Germany Donates €10 Million to WFP to Provide Nutritious Meals to School Children in Sierra Leone

Germany Donates €10 Million To Wfp To Provide Nutritious Meals To School Children In Sierra Leone

The Federal Republic of Germany has pledged a generous donation of €10 million to the United Nations World Food Programme (WFP) to support the provision of nutritious meals to primary school children in the Karene district of northern Sierra Leone. This significant contribution aims to improve food security, boost local food production, and stimulate the economy while enhancing the well-being of vulnerable children.

Under the German-funded home-grown school meals program, WFP will supply diverse and safe meals to approximately 25,300 pre and primary school children in 115 schools from 2024 to 2028. The meals will be prepared using locally produced food sourced from 8,000 smallholder farmers. By connecting farmers to schools and promoting local agricultural communities, particularly women, the project will create demand for nutritious and diverse food, shorten value chains, and strengthen food systems.

Sierra Leone has been a crucial focus for WFP’s school feeding initiatives, providing meals to 238,000 students across five districts. With this new contribution, the home-grown school feeding program will expand to cover 53,000 pupils, marking a 22 percent increase in early 2024.

Jens Kraus-Massé, the Ambassador of the Federal Republic of Germany to Sierra Leone, emphasized the significance of this contribution, stating, “This contribution shows the commitment of Germany to improving food security in Sierra Leone in line with the Government’s ‘Feed Salone’ initiative.”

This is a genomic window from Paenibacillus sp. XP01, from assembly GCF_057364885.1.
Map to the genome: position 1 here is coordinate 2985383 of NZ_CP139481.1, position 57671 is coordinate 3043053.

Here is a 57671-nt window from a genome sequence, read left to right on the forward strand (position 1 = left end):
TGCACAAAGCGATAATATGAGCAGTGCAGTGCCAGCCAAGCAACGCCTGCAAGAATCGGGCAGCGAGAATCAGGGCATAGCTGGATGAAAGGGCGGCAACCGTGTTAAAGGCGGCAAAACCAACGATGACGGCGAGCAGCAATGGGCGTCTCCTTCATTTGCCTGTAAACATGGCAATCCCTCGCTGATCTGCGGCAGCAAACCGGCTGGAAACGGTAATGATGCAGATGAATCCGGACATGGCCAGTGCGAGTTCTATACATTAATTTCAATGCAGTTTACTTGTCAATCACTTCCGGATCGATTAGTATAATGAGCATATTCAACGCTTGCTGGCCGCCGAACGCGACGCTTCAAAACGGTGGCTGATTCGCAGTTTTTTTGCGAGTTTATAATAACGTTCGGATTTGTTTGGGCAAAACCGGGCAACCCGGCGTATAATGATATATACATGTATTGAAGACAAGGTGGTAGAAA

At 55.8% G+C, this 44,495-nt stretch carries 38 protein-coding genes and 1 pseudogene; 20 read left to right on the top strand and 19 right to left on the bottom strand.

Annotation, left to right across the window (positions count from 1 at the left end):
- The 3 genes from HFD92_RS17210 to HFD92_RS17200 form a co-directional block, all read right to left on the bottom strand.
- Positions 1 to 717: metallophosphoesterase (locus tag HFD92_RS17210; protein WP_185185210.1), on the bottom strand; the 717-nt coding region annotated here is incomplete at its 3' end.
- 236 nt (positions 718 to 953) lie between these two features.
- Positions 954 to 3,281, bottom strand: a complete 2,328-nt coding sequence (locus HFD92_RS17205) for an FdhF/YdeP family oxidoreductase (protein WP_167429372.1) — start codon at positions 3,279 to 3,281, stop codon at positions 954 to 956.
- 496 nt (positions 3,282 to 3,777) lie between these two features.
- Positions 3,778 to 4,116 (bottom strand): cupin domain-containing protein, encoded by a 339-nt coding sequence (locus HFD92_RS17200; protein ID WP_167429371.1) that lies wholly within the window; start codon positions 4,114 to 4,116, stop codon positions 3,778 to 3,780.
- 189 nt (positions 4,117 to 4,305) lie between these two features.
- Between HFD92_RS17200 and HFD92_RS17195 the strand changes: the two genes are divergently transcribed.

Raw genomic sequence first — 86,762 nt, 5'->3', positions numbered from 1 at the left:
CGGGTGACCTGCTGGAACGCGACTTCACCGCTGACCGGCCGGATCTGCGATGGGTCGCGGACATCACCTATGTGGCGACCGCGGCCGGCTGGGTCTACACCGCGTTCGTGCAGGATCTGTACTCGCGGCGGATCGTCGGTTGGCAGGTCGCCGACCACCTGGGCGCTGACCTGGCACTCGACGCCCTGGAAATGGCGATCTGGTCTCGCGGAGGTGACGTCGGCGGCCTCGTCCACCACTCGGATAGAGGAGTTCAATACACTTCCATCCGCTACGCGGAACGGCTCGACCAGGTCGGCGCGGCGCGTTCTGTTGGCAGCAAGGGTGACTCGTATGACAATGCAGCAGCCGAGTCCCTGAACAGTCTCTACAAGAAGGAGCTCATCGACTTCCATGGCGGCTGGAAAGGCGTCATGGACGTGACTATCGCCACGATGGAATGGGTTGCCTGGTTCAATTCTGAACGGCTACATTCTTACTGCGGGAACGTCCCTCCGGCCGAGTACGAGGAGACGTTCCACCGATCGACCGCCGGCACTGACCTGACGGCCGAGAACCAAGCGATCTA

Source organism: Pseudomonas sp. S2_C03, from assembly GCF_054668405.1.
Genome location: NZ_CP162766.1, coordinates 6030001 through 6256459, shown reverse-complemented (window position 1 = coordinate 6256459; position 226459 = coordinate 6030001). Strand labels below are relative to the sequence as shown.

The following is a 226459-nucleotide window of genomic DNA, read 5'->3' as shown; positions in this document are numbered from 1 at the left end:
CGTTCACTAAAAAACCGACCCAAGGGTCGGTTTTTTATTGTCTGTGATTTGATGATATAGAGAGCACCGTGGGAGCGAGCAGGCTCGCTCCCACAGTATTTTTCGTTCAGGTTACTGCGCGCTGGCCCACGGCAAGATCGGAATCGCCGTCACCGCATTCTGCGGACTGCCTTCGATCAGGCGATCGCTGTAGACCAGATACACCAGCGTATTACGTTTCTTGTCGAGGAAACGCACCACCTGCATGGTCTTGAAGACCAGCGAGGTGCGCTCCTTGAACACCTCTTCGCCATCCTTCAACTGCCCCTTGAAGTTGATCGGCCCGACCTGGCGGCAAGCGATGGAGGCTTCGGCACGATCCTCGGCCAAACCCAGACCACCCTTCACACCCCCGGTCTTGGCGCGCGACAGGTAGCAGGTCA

Conrad Sackey, Minister of Basic and Senior Secondary Education, expressed his gratitude for the timely funding, highlighting its crucial role in realizing the President’s vision for human capital development. The government of Sierra Leone has prioritized home-grown school feeding as a key component of its National School Feeding Policy, recognizing its potential to induce social and economic development within communities.

Yvonne Forsen, WFP’s Representative and Country Director in Sierra Leone, expressed delight at Germany’s commitment to transforming the lives of vulnerable populations in Sierra Leone. She reaffirmed WFP’s dedication to partnering with organizations to enhance food security, nutrition, livelihoods, and the local economy in the country.

Additionally, in alignment with the Sierra Leonean government’s efforts to address the global climate crisis, a portion of the German funding will be allocated to constructing environmentally friendly kitchens and storerooms, as well as fuel-efficient stoves to reduce the use of firewood.

The United Nations World Food Programme, known as the largest humanitarian organization globally, strives to save lives during emergencies and employs food assistance to establish a pathway to peace, stability, and prosperity for individuals recovering from conflicts, disasters, and the impacts of climate change.


Source: World Food Programme

German Troops Begin Withdrawal from Gao as UN Peacekeeping Mission in Mali Winds Down

German Troops Begin Withdrawal From Gao As Un Peacekeeping Mission In Mali Winds Down

The withdrawal of German troops from Gao, Mali, has commenced as the United Nations (UN) undertakes the dismantling of its peacekeeping mission in the country by the end of this year. Starting on Tuesday, personnel stationed at Camp Castor, which supports the activities of the UN Multidimensional Integrated Stabilisation Mission in Mali (MINUSMA), began disassembling and transporting their equipment back to Germany.

This move aligns with the UN Security Council’s decision in June to conclude the decade-long peacekeeping mission in Mali. The military junta in Mali, which has recently aligned itself with Russia, had urged the removal of foreign troops from the country. The junta’s cooperation with Russia also included the involvement of the Wagner Group.

Mali’s relationship with the United Nations has significantly deteriorated since a military coup in 2020 brought a military regime to power, which subsequently severed defence cooperation with France, its former colonial power. As per the long-standing UN protocol, the host country’s approval is required for a peacekeeping mission to be established.

As of the end of November, the UN mission had dismantled nine of the twelve MINUSMA bases in Mali. MINUSMA has been deployed in the country since 2013 to support the nation’s security against jihadist rebels affiliated with al-Qaida and the Islamic State group, as well as a separatist uprising led by the Tuareg people.